Turning a blind eye doesn’t change the reality. Popular culture and comfortable acceptance of immodesty doesn’t alter the Fitrah that is here to stay forever. Show business demands Allah’s (swt) disobedience. Regardless of the charity work done and the donations collected for noble causes, the pain will not go away unless the root cause is addressed.

We should keep in mind that supporting people on the road to disbelief includes our patronage of all that they do. We, too, are partners in crime by creating a demand and encouraging them to keep up with the supply. Allah (swt) will question us along with those who actually practice disobedience.

Let us pray that all our extremely talented and gifted brothers and sisters across the globe learn to willingly embrace guidance, serve the Creator, and lead contented lives. “…Verily, in the remembrance of Allah do hearts find rest.”(Ar-Ra’d, 13:28)

Life Without The Idiot Box

idiot box

By Naureen Aqueel – Freelance writer

Most parents are prudent when it comes to their children’s safety and upbringing. They go out of the way to ensure their well-being; they carefully select their school, and they teach them not to talk to strangers and to be careful about who they befriend. Yet, inside their homes, they often leave them at the mercy of a complete stranger – the television.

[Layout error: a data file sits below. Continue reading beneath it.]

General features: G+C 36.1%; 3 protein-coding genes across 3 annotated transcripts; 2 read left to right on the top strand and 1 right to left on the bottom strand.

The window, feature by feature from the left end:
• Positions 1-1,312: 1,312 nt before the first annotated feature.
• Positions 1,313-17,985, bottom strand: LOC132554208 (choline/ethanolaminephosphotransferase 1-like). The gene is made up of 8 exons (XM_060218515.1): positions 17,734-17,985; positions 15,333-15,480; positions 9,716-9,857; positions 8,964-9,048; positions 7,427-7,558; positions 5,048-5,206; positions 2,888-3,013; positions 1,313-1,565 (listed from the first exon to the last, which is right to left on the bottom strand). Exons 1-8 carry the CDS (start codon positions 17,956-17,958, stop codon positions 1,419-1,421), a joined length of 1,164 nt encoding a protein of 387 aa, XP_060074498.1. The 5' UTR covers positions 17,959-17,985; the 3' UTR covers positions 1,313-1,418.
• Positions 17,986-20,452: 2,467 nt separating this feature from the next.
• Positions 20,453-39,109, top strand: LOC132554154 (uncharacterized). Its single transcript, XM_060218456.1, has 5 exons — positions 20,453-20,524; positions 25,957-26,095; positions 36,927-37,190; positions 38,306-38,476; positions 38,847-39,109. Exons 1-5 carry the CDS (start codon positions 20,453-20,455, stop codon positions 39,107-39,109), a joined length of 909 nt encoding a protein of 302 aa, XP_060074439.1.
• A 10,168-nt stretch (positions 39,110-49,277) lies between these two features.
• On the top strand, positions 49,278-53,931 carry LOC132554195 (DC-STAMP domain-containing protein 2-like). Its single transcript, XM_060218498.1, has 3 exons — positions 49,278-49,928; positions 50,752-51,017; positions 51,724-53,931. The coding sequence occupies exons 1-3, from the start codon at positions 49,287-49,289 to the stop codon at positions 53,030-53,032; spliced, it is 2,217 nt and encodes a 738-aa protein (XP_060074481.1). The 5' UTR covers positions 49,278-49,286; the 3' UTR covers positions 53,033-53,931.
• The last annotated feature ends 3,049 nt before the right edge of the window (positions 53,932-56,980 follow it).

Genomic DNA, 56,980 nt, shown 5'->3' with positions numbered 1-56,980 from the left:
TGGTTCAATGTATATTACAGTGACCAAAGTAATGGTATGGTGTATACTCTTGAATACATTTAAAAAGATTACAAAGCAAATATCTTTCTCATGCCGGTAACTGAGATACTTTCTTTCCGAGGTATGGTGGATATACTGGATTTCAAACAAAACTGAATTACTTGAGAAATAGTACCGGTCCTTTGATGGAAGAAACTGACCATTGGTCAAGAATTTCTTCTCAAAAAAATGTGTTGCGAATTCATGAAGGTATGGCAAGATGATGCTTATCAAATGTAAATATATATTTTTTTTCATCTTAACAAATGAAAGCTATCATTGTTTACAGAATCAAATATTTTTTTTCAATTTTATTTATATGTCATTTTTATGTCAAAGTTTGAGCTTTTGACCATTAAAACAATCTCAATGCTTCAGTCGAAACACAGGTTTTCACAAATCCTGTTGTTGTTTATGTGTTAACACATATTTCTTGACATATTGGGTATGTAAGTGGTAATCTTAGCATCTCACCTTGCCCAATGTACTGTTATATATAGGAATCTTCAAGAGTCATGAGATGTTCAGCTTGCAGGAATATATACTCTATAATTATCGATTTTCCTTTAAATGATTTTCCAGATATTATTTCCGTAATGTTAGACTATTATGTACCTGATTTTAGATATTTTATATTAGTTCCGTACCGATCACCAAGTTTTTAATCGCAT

From serving the role of a babysitter to just being the ‘background noise’, while chores are completed around the house, the television today is like an additional family member. According to a study in the USA, an individual watches television for, on average, 1,680 minutes per week. That is equal to two months of nonstop television viewing per year.

It is heartening to see that some families are standing up today and refusing to let their homes be occupied by the TV. While some are limiting the amount of television viewing or moderating children’s viewing habits, others have taken the bolder step of throwing the television out of the house altogether. Life is possible without the idiot box, they say — and here is how:

“I read, blog, talk to friends and family on the phone, and read and play games with the children (to spend my free time),” says Umm Abdullah, a homeschooling mom of eight kids. “The children play games, (computer time on weekends) and they create their own play themes; they also go out on their bikes and play outdoors. There’s a lot to do to have fun; we can’t seem to find the time to do it all.”

Umm Musa’s family has not had television for the past few years, ever since they started gaining knowledge about Islam and observed that “almost all television programmes either contained immorality or stupidity and that apart from the content, television as a medium per se, was addictive and highly passive”.

Asked how she spends her free time, Umm Musa replies: “I believe that time/life has to be spent in attaining the purpose of our life. While doing that, one does have moments of tiredness and a natural need for recuperation. (Non-Muslims have a very different concept of recreation and entertainment, which we have widely imported.) The following helps me recuperate, as well as support my life-purpose: reading good literature, meeting nice sisters, and going to the park.”